In mid-September, the squadron sailed from Southampton and disembarked the next morning at Le Havre in France. The same day the squadron moved up to the front by train and went into billets near Westoutre In Belgium. We took over from "B" Squadron, Surrey Yeomanry Divisional Cavalry of the British 28th Division. On reaching France, I had been made a Sergeant with the second troop. During the fall and winter, our squadron was engaged in frontier patrol duty, trench mapping, classification of water supplies, assisting engineers, artillery spotting, stretcher bearing, and other similar duties under the direct orders of the Divisional Commander. Twenty-five of our men were designated to act as mounted police and to keep order in the camps assisting the Provost Marshall. We were to do very little in a cavalry role for much of the war.

    In January, 1916, through the efforts of Colonel Leonard, authority was granted by the Canadian Government for the Second Canadian Divisional Cavalry Squadron to be known as the Special Service Squadron, First (Canadian) Hussars. Later, in the spring of 1916, the Canadian Corps was formed to include the First Canadian Corps Cavalry Regiment, subsequently known as the Canadian Light Horse. This unit was formed from the First, Second, Third, and Fourth Divisional Cavalry Squadrons. The Canadian Light Horse was formed into three squadrons of four troops each. The total strength was to be 36 Officers, 600 men, and 550 horses. Each troop had a Hotchkiss machine gun mounted, and each squadron carried two extra Hotchkiss Guns in echelon (a total of 18 guns in the Regiment). The three squadrons each retained their own unit identity. They all wore should flashes showing Canadian Light Horse but wore collar dogs and cap badges from their own unit - 'A' Squadron 19th Alberta Dragoons; 'B' Sqn First Hussars; and 'C' Sqn 16th Light Horse (Regina). Colonel Leonard was given command of the Canadian Light Horse. Later a battalion of cyclists, made up of three companies, and the motor machine gun elements were placed under Colonel Leonard's command as well. This whole command was known as the Storm Troopers.

     During this time, even though we were not being used in a cavalry role, our cavalry training continued whenever it was possible. General Haig, who as the senior cavalry officer, believed that there was still a need for cavalry and kept all cavalry units up to strength and well trained. During 1916 and part of 1917, when the war was being fought in the trenches, 100 yards was a major advance. Since there was little opportunity to use cavalry, most of our time was spent in training, looking after the horses, or on duty in various capacities as sub-units attached to the advanced units in the trenches. When on the line we would stand to for two or three hours at a time as there were always rumours about the Germans attacking. Our job was to go forward if the attack came but we knew that with the trenches and barbed wire, our cavalry would do no good.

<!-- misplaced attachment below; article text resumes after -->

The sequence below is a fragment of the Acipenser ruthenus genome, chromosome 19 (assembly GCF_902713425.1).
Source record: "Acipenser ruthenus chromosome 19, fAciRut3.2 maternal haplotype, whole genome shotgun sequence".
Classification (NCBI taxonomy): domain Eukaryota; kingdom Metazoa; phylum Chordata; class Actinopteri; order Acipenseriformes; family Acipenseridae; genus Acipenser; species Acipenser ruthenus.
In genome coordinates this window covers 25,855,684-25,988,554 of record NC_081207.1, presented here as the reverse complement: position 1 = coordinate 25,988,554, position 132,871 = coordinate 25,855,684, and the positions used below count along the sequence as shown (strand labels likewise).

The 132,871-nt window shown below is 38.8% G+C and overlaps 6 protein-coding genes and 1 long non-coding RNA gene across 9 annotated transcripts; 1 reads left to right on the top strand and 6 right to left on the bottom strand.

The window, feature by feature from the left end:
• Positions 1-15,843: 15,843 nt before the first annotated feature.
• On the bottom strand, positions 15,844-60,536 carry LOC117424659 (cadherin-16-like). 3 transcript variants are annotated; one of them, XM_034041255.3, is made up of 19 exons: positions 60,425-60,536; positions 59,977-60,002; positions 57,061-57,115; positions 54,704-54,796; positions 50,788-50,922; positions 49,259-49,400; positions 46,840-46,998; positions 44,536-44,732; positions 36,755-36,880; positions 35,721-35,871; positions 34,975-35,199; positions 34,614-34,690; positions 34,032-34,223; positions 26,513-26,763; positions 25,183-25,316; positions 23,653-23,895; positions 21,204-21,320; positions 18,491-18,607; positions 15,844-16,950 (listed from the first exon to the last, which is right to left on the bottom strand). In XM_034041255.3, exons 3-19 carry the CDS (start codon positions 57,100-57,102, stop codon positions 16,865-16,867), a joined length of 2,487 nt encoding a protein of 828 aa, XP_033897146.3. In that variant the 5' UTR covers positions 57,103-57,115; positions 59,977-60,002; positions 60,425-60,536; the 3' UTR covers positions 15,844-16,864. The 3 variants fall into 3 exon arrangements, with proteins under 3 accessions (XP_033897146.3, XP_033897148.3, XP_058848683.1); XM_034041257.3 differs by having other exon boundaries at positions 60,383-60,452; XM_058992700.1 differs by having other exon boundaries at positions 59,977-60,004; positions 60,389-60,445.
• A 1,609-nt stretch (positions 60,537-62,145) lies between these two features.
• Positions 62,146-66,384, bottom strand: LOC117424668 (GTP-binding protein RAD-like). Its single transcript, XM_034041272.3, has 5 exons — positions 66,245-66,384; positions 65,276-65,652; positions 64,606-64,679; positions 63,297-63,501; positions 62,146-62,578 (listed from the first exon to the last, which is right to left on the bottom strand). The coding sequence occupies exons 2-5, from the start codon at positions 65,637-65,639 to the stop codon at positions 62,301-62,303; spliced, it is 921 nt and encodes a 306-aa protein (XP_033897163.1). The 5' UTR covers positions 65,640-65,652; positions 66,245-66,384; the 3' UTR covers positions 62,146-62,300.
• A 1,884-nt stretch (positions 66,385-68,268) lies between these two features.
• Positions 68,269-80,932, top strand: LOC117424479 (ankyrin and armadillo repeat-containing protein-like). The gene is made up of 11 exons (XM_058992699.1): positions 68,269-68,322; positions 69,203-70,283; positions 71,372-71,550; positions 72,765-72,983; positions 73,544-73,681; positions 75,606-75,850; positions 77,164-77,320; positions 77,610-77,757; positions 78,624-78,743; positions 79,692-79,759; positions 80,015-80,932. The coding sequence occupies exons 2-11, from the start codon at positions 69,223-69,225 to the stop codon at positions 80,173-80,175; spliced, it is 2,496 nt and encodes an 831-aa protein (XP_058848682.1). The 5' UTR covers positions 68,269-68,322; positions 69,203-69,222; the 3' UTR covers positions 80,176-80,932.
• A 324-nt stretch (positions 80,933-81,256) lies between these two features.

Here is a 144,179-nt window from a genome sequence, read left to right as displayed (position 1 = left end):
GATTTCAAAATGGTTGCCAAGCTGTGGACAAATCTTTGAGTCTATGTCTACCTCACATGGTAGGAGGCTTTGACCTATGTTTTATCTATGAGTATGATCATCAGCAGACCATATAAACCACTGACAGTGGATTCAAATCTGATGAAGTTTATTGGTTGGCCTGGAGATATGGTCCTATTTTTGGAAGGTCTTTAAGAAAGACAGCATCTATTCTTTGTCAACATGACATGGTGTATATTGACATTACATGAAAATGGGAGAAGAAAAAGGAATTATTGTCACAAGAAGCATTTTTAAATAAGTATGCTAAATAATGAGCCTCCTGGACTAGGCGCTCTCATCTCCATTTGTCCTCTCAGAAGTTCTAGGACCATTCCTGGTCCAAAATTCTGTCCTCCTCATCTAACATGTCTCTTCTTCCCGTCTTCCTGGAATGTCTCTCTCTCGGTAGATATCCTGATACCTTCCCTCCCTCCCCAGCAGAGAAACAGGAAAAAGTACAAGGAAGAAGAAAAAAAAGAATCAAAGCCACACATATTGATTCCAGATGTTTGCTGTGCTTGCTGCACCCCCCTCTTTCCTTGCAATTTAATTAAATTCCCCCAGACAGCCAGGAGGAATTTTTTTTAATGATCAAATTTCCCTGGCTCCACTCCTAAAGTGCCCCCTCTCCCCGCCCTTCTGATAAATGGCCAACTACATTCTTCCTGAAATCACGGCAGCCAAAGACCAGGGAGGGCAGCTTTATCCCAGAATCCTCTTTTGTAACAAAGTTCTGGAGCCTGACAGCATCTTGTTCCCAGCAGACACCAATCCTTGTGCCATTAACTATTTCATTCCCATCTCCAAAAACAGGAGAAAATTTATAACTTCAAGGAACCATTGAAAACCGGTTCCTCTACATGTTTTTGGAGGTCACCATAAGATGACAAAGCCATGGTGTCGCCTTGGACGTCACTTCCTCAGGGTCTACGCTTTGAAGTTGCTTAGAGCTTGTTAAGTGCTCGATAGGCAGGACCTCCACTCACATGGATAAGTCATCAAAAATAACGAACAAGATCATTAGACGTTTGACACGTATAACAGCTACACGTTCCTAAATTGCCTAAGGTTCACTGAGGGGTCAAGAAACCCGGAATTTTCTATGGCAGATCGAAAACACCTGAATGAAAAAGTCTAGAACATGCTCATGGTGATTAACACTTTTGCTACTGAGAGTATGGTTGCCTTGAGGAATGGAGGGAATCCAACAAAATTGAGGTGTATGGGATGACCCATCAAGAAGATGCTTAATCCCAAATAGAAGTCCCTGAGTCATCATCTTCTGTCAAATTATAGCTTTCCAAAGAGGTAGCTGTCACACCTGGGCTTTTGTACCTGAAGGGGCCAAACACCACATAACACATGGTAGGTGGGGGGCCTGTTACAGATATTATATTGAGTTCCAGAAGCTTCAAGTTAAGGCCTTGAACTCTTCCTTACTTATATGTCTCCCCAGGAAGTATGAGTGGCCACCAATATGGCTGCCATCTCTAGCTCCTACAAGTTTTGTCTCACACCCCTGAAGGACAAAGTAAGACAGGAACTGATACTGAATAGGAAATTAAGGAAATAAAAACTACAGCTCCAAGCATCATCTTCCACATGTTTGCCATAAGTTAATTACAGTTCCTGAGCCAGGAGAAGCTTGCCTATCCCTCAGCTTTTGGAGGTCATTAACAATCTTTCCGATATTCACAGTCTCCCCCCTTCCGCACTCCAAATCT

Mounted Canadian troops heading into action at Vimy Ridge, April 1917, Canada at War

     The RCDs had heard that horses could see in the dark and would be able to jump over trenches and barbed wire in a night assault even if their riders couldn't see. The RCDs made up a series of trenches and barbed wire behind the lines and one night sent a troop of cavalry over them at the gallop believing the horses would jump when necessary. It was an awful mess and all of the horses had to be shot. That's the way you learned. What happened to me then I don't know but all fear was gone, in a trance you might call it. I walked and went any place I wished to that day and night without fear. I came back in about an hour and emptied his pockets. We worked that day, that night, and the next day as stretcher bearers under continuous fire. By the next day, I had only 18 of our 60 men who were able to come home to our own lines. I had been working with four men and told them to wait here while I went forward to see where we should go next. A shell got all of them but only wounded them. They couldn't hear for awhile. Eighteen to twenty had been killed and the rest wounded. It took one man to help a walking wounded back to the line and they could use some cover but it took two men to carry a stretcher and they made good targets. As a result of the good work done by the 1st Hussars, and because of an incident I was involved in, the 8th Battalion recommended I be decorated. I was awarded the Distinguished Conduct Medal (DCM). The incident was when I was with three Officers who were looking for their CO. I could hear a person calling and I said to the three Officers, "There's somebody out there calling for help". They said "We know but the Germans aren't likely no more than 100 yards out there, you can't go" I said, "You just watch me. Just boost me up." So I went out and a Sergeant that was there wanted to go with me. I said, "No, you stay here cause if there's two they'll shoot at us but if I go alone, they won't." So I went out towards where this fellow was yelling for help and, holy Moses, before I got to the shell hole he was in, I got eight of them that were out there wounded and lying waiting for dark. I got them out and pulled them over to our trenches and then waved over at the Germans because I knew they were close enough to see what I was doing. So I just waved at them and dropped down into our trench. These three Officers were there and immediately a bullet came over as if to say, "we saw you and could have killed you but we didn't - we saw what you were doing." So that's what got me the decoration. In my diary for this date I have written, "Whoever it was that said war is HELL is correct."

     Thanks so much for continuing with George's amazing story. I anticipate there being one or two more editions, so stay tuned for those! Credits once again to Petrolia Heritage for making this material accessible.
     Thanks for reading,
Delany (@DLeitchHistory on Twitter)